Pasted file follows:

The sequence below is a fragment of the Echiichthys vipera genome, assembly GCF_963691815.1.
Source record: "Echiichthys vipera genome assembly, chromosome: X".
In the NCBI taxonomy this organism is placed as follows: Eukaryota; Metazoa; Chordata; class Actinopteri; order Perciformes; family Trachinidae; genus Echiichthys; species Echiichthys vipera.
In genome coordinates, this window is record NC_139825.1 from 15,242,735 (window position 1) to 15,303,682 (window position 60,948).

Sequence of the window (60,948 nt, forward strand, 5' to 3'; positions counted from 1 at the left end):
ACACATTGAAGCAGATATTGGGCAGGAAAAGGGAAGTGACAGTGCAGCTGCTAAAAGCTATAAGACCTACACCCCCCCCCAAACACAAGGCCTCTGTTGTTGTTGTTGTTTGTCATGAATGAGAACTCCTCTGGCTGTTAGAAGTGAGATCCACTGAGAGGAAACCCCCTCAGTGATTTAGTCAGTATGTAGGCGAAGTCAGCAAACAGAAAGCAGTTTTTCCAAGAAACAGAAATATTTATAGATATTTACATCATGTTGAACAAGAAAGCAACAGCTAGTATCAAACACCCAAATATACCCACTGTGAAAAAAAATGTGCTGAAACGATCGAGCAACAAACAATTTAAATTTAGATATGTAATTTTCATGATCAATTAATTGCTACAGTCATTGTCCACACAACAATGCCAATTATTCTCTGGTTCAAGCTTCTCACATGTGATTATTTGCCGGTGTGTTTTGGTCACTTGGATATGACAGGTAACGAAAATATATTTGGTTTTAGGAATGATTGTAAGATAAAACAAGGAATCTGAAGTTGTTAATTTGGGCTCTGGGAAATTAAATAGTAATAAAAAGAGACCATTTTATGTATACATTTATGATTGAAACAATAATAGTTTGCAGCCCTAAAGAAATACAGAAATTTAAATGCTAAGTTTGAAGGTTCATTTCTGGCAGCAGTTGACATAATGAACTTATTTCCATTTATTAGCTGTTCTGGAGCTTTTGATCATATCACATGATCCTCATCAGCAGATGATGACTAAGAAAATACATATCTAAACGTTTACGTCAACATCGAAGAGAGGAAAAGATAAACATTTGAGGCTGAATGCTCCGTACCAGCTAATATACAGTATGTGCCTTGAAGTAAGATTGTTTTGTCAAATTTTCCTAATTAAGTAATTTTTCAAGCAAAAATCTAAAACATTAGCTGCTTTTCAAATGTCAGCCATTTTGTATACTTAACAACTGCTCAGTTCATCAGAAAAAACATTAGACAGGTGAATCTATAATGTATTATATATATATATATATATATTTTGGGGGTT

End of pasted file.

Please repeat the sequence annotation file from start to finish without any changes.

The sequence below is a fragment of the Echiichthys vipera genome, assembly GCF_963691815.1.
Source record: "Echiichthys vipera genome assembly, chromosome: X".
In the NCBI taxonomy this organism is placed as follows: Eukaryota; Metazoa; Chordata; class Actinopteri; order Perciformes; family Trachinidae; genus Echiichthys; species Echiichthys vipera.
In genome coordinates, this window is record NC_139825.1 from 15,242,735 (window position 1) to 15,303,682 (window position 60,948).

Sequence of the window (60,948 nt, forward strand, 5' to 3'; positions counted from 1 at the left end):
ACACATTGAAGCAGATATTGGGCAGGAAAAGGGAAGTGACAGTGCAGCTGCTAAAAGCTATAAGACCTACACCCCCCCCCAAACACAAGGCCTCTGTTGTTGTTGTTGTTTGTCATGAATGAGAACTCCTCTGGCTGTTAGAAGTGAGATCCACTGAGAGGAAACCCCCTCAGTGATTTAGTCAGTATGTAGGCGAAGTCAGCAAACAGAAAGCAGTTTTTCCAAGAAACAGAAATATTTATAGATATTTACATCATGTTGAACAAGAAAGCAACAGCTAGTATCAAACACCCAAATATACCCACTGTGAAAAAAAATGTGCTGAAACGATCGAGCAACAAACAATTTAAATTTAGATATGTAATTTTCATGATCAATTAATTGCTACAGTCATTGTCCACACAACAATGCCAATTATTCTCTGGTTCAAGCTTCTCACATGTGATTATTTGCCGGTGTGTTTTGGTCACTTGGATATGACAGGTAACGAAAATATATTTGGTTTTAGGAATGATTGTAAGATAAAACAAGGAATCTGAAGTTGTTAATTTGGGCTCTGGGAAATTAAATAGTAATAAAAAGAGACCATTTTATGTATACATTTATGATTGAAACAATAATAGTTTGCAGCCCTAAAGAAATACAGAAATTTAAATGCTAAGTTTGAAGGTTCATTTCTGGCAGCAGTTGACATAATGAACTTATTTCCATTTATTAGCTGTTCTGGAGCTTTTGATCATATCACATGATCCTCATCAGCAGATGATGACTAAGAAAATACATATCTAAACGTTTACGTCAACATCGAAGAGAGGAAAAGATAAACATTTGAGGCTGAATGCTCCGTACCAGCTAATATACAGTATGTGCCTTGAAGTAAGATTGTTTTGTCAAATTTTCCTAATTAAGTAATTTTTCAAGCAAAAATCTAAAACATTAGCTGCTTTTCAAATGTCAGCCATTTTGTATACTTAACAACTGCTCAGTTCATCAGAAAAAACATTAGACAGGTGAATCTATAATGTATTATATATATATATATATATATTTTGGGGGTT